Posted by Lisa Amstutz on Wednesday, February 12, 2014 - 17:17 | Follow me
It's not a good idea to accept a counteroffer from your current employer when you've already accepted an offer with another employer. That's not just true for finance and accounting professionals. It's universal.
As tempting as it may be to jump at a salary increase and additional perks at a new firm, sticking with your current position when you've been given a counteroffer can lead more to problems than it does to getting a new start. Despite your employer's seemingly genuine attempt to keep you as a valuable member of his or her team, that worth could diminish quickly if you decide to stay on.
Why? Counteroffers often result from employers' suspicions that they may be losing an especially talented employee. There's something that another company sees in you, so you are worth investing in a little further. However, this does not necessarily mean the luster will last, and rejecting an offer from a new firm could be detrimental to future opportunities.
The one that almost got away
Although your employer may seem happy to retain you as an employee, you could be seen as the one who wanted to leave. When a promotion opportunity arises, you may be one of the last people considered because your employer won't be sure if and when you'll be putting in your two weeks' notice again.
Your status as a potential deserter could also be a mitigating factor if the company needs to make layoffs. Unlike the seemingly loyal employees who appear to be team players, you were already dissatisfied, so you could be more vulnerable to cut back.
It may be only a matter of time
What may appear to be a sweet deal could actually be just a temporary solution on your employer's end. There's a chance the company is only offering you more favorable terms until it can find someone else who can take over your responsibilities. Once your employer locates a replacement to fill your role, you may be expendable.
Are you worried about being seen as a job-hopper? There are some benefits to making successive career moves.
How much were you really worth?
Considering the fact that you had to accept another offer to get more favorable terms with your employer, your value may not have been truly recognized. If your employer noticed your talents as a necessary part of your accounting firm's team, you would have been able to negotiate long ago for any additional perks.
There is even a possibility that you'll have a harder time negotiating for a raise in the future given that your employer already gave you one to keep you from leaving.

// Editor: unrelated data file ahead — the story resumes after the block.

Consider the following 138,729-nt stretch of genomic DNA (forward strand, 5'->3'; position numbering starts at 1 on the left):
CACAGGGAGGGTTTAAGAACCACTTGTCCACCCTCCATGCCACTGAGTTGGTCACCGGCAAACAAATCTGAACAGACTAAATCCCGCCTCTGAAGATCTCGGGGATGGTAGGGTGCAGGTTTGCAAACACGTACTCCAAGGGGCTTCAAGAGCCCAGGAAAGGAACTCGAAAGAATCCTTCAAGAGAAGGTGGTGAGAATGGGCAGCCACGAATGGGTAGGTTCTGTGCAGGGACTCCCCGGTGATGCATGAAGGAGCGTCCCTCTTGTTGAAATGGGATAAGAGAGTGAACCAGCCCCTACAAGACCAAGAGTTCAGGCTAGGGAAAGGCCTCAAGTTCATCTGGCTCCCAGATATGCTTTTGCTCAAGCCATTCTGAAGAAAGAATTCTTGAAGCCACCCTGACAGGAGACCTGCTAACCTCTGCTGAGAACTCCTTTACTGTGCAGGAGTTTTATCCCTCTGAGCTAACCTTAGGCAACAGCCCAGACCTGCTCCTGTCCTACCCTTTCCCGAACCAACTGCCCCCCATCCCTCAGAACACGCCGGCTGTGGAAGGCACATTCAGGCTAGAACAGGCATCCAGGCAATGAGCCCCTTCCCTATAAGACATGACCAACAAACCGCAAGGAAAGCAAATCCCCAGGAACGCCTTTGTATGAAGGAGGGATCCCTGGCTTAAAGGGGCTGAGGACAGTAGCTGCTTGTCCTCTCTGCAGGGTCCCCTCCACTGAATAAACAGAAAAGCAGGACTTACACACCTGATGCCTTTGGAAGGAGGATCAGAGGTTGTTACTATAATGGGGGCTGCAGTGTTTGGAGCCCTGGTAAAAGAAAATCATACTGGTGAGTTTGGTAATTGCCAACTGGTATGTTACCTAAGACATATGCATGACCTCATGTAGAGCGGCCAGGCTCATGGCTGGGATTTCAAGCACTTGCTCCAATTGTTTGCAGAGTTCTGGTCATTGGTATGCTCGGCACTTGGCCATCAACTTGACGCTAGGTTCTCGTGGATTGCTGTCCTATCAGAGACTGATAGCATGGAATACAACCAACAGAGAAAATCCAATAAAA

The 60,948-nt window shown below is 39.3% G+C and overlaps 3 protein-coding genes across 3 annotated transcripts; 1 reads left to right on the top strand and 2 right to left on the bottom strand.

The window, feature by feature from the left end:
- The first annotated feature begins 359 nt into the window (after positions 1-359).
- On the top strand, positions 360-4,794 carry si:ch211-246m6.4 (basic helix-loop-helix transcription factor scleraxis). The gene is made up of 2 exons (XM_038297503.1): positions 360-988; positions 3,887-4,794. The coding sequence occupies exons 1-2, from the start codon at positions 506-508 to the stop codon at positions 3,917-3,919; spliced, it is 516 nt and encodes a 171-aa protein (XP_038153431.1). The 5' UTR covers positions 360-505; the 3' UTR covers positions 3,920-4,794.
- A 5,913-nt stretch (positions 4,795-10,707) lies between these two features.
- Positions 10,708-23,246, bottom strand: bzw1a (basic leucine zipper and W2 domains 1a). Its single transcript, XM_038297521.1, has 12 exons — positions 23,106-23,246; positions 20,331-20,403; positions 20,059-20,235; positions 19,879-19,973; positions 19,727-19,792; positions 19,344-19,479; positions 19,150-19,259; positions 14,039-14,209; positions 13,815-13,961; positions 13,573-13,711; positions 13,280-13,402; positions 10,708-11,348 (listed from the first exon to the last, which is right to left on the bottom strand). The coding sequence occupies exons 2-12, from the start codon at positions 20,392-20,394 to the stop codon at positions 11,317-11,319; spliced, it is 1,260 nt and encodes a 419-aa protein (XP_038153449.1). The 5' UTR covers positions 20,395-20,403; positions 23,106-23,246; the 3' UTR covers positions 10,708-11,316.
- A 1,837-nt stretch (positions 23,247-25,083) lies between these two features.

Make sure you're up to date on the salary ranges for your position and in your region with Robert Half's latest Salary Guide.
More than the money
Even if the salary increase was the main reason you were ready to leave, using a counteroffer as a means of upping your pay does not provide sufficient cause to stay. In most cases, there are other factors at play that made you feel like leaving, whether they included unresponsive management, unfavorable working conditions or burnout in your job.
You run the risk of severing ties with the other firm by rejecting an offer. If things still don't work out with your current employer after you accept the counteroffer, and you're looking to change jobs, the new company may not be inclined to give you another chance.
A good amount of time went into interviewing and selecting you, and they would have to go through the process again if you turn down the offer.
Putting your needs first
When delivering a counteroffer, employers are more often concerned with fulfilling the company's own needs than they are improving your job satisfaction. To be fair, however, your company may have just been not paying attention and took it for granted that you were happy in your role. Still, you need to do what's necessary to get ahead in your career. Opt for the business that knows your worth.
Not only does more money not change your situation (e.g. how much you're appreciated, work-life balance), but money probably isn't the only reason you wanted to leave. Counteroffers can be flattering, and even tempting, but the risks outweigh the rewards. Leave on good terms. You may be able to return later, if that's your best option.
More about the counteroffer
In a Robert Half survey of 2,200 chief financial officers, 78 percent said they don’t extend counteroffers to entice employees from leaving for another job: Most CFOs Say No. And if you're a manager who needs more convincing, here's 4 Reasons Counteroffers Don't Work.
Editor's note: This post was updated in 2016 to reflect more current information.